401(K) Fintech Platform Pontera Announces Integration With Envestnet

The move is another in a long line of recent partnerships with some of the biggest players in wealth management that the 401(K) fintech platform has announced over the last two years.


Illustration by RIA Intel

Pontera, a tech platform that helps advisors compliantly manage and trade client retirement assets in held-away accounts, announced an integration today with software wealth management giant Envestnet.

The announcement is the latest in a long line of recent integrations between Pontera and some of the biggest wealth management players, including Carson Group, Morningstar, Orion, and Dynasty. It comes following a $80 million capital fundraise announced in February 2022, which accompanied a name change from FeeX to Pontera.

FeeX was originally started with the goal of providing transparency on advisory, investment, and expense-ratio fees for retirement savers. But Dave Goldman, chief business officer at Pontera, told RIA Intel that the company pivoted its business model five years ago to become a secure marketplace where advisors could manage their clients’ 401(K)s and other held-away retirement accounts without gaining custody of those assets.

“I think consumers are [telling] their advisors to find ways to create value for them — they’re worried about retirement,” Goldman said. “And in wealth management, there’s been this shift to comprehensive advisory services. We’re a piece of [an advisor’s] ability to provide comprehensive services on assets that otherwise [were often] overlooked or underserved.”

Typically, advisors don’t have a compliant way to easily manage or provide advice about these assets, which can amount to 20 to 30 percent of a client’s portfolio, Goldman said.

Pontera, which charges a flat annual subscription fee of 30 basis points, functions as a secure intermediary site that facilitates the compliant management of held-away retirement assets but doesn’t provide direct access to those assets. “It only allows [advisors] to review [and] rebalance the account,” Goldman said. “It doesn’t allow the advisor to see client credentials, and it doesn’t allow the advisor to change an address or update beneficiaries.”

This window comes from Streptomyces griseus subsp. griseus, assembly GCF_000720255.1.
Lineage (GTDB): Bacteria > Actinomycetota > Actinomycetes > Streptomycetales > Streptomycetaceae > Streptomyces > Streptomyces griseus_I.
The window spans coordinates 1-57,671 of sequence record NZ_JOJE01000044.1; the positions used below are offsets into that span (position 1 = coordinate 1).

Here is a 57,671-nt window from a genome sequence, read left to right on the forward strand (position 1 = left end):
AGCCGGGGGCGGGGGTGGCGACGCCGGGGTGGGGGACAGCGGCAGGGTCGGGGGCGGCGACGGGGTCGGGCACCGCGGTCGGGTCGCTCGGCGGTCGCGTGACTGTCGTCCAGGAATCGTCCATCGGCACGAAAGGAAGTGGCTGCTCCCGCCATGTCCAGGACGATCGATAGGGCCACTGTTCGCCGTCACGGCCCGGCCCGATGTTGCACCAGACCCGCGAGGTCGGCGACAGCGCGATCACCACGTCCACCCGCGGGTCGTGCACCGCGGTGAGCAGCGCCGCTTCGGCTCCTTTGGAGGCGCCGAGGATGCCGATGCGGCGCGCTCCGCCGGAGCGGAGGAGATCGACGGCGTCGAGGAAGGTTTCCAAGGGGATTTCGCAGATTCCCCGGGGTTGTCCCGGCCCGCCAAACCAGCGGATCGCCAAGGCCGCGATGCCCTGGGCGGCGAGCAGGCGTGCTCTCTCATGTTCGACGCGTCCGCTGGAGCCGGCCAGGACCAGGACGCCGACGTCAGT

Goldman said that Pontera doesn’t disclose the number of assets or advisors on the platform, but he did say that the firms it serves number in the thousands. Envestnet, which alone is used by more than 6,500 firms and 108,000 financial advisors managing more than $5.5 trillion in assets, is no stranger to the retirement plan space. In 2022, it bought advisory-focused, retirement marketplace 401kplans.com for an undisclosed amount. Goldman said that the integration with Envestnet was in beta testing for about nine months and officially went live in January.

Part of the success of the company, Goldman said, is that the platform is built to serve any advisor that has a client with a 401(K), and it also has the ability to serve the entire advisory space. “What we’re really doing is enabling choice,” he explained. “If you’re a client and you want help [with held-away retirement assets], we truly believe that you should be able to get the help from the advisor that you’ve chosen to work with.”

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